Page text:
Dynamic capabilities framework is a promising framework for strategic management. Based on and expanding upon the resource-based view of the firm, its founding paper by David J. Teece, Gary Pisano, and Amy Shuen, Dynamic Capabilities and Strategic Management (1997), has been cited in almost 20,000 articles.
In this post, I will examine the basics of the dynamic capabilities framework and point to some interesting areas for future examination regarding its significance for the adoption of a variety of operating models, such as Lean, Lean startup, and social business.
The amount of information available online has continuously increased, and it is now easier than ever to learn new skills. The key to such learning is the ability to find relevant information online and evaluate its usefulness.
In this post, I will detail a process I myself use to get started on a new field in a business environment. I have successfully used this method to get started on Lean, project management, social business, and sales management to name a few areas. (How do I know? Because I’ve applied these skills for some years by now. There are other, more recent, fields where I cannot yet tell for sure.)
The internet is full of corporate vision, mission, and value statements. What all of these statements contain can be ennobling at best, and downright bland and meaningless at worst. What each part should include is also a mess: one company’s mission is akin to another’s vision. Often it is impossible to even tell two companies apart based on their visions and missions, and at worst it can even be impossible to figure out what business they are in, when the statements are sufficiently general.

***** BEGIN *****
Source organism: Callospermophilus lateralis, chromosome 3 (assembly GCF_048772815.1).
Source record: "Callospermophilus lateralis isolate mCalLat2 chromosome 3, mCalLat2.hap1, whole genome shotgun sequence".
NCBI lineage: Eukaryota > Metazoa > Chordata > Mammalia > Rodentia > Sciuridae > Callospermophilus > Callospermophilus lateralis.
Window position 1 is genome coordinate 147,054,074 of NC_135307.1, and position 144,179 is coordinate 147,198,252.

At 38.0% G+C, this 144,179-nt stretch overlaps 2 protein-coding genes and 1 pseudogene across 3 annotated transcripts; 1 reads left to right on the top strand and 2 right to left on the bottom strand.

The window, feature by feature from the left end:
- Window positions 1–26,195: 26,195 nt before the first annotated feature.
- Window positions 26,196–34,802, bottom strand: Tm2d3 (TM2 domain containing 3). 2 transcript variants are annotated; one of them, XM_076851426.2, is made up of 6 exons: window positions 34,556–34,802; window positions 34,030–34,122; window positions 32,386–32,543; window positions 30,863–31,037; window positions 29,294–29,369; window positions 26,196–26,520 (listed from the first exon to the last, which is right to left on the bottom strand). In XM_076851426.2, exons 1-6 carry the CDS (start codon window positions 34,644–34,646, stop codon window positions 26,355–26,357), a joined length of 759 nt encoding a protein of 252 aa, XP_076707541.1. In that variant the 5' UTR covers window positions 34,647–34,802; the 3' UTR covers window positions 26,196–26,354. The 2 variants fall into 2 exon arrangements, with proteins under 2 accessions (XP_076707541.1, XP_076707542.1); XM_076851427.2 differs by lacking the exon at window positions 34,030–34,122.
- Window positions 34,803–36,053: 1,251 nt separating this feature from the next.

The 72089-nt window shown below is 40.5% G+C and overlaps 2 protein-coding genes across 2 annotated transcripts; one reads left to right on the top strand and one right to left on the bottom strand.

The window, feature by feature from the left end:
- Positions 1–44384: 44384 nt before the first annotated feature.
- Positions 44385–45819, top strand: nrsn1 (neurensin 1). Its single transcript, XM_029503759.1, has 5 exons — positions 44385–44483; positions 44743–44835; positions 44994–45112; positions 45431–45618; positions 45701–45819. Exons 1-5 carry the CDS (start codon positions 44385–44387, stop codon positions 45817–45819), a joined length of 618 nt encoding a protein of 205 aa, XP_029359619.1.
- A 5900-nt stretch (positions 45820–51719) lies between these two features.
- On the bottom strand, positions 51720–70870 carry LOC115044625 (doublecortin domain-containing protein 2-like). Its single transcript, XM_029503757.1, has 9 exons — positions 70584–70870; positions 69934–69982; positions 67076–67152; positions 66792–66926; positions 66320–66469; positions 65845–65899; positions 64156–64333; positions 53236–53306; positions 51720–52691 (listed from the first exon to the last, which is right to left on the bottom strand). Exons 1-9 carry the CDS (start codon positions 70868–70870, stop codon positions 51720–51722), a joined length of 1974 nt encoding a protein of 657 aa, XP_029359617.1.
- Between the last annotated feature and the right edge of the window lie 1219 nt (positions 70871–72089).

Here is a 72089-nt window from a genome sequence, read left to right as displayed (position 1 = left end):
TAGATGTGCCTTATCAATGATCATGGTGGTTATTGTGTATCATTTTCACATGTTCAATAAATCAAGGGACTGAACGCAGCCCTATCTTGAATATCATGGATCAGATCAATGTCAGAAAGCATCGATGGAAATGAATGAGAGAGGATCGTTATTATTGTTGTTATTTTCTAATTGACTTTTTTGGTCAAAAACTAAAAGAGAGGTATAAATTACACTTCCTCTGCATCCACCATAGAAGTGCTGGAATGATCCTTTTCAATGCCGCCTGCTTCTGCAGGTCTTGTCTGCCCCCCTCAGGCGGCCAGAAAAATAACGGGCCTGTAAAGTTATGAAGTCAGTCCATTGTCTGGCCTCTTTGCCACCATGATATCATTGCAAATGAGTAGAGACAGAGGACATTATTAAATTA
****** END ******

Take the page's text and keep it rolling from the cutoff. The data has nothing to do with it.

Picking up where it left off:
In this post, I will examine some aspects of these statements and their roles in a world characterized by change and multiple cultures. I will also propose a framework that is internally coherent and brings these statements to a practical and usable level.
It is a rare firm where managers are not encouraged to seek “best practices” in order to improve operations. But how effective are best practices, really? Such ways to arrange activities might not make the firm quite as competitive as desired.
In this post, I will examine best practices from a resource-based and dynamic capabilities point of view, partially based on the insights provided by Lynda Gratton and Sumantra Ghoshal in their 2005 article, Beyond Best Practice.
Michael Porter’s influence on strategic management can hardly be overemphasized. While his work has come under increasing criticism, it remains vitally relevant. Porter has been able to answer much of the criticism, but the critics have also been able to spot some holes in Porter’s frameworks.
In this post, I will examine Porter’s main frameworks for strategic analysis, the five forces analysis (industry analysis) and value chain analysis (relative analysis), and point a way towards a “Porter plus” approach that uses Porter’s frameworks as a basis, but adjusts and augments them with crucial insights from others, notably on dynamic capabilities.
For a comprehensive view on Porter’s strategic thinking that spans a large number of books and articles, I recommend Joan Magretta’s Understanding Michael Porter: The Essential Guide to Competition and Strategy, which collects and updates Porter’s thinking up to 2011. It also points at some of the criticism directed at Porter, although perhaps not to the most important pieces.